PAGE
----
A new Senate Bill submitted to the Wyoming legislature last week bars utilities from providing any electricity to the state that is derived from large-scale wind or solar projects by 2019.
Effectively outlawing clean energy, SF 71 deters utilities from selling electricity from renewables by imposing a US$10/MWh penalty. Utilities would have to be 95% compliant with the legislation by 2018, and 100% compliant by 2019 to avoid the fine.
It specifically targets utility-scale wind and solar by deeming coal, hydro, nuclear and net metered systems as “eligible” generating resources.
InsideClimate News points out the bill’s sponsors are primarily from the state’s top coal producing counties and are utilising the legislation as a way to downplay the competitiveness of clean energy; particularly at a time when it is as cheap as it has ever been – on par with natural gas in some parts of the world. Wyoming is actually the largest producer of coal in the States – procuring almost 90% of its electricity from the fossil fuel.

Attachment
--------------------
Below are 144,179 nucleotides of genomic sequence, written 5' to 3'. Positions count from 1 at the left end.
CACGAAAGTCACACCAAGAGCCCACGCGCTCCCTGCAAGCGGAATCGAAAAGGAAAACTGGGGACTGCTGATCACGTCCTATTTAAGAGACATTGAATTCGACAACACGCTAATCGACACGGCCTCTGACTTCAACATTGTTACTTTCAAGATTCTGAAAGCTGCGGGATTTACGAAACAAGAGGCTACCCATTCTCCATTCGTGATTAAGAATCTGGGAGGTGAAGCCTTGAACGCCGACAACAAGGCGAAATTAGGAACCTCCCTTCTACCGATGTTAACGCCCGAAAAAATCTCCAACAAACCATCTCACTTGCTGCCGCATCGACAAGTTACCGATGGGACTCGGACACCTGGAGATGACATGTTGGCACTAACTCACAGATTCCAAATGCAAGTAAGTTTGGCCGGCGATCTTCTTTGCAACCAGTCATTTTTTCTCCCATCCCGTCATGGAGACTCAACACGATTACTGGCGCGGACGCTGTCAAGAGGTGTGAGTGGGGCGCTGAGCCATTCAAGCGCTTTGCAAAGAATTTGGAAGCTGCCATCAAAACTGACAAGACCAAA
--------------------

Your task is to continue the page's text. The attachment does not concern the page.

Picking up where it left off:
Although solar is not a prominent part of the state’s energy mix, one of the nation’s largest wind farms is under construction in Wyoming, the 3GW Sierra Madre farm. But whilst the push for a ‘reverse RPS’ is completely novel, the potential wiping out of the state’s large-scale clean energy industry is not the main concern. It is more so indicative of a precedent that could be set – which could be more serious for richer clean energy states.
According to InsideClimate News, the sponsors are nevertheless sceptical that the bill will pass, with likelihood at “50% or less”.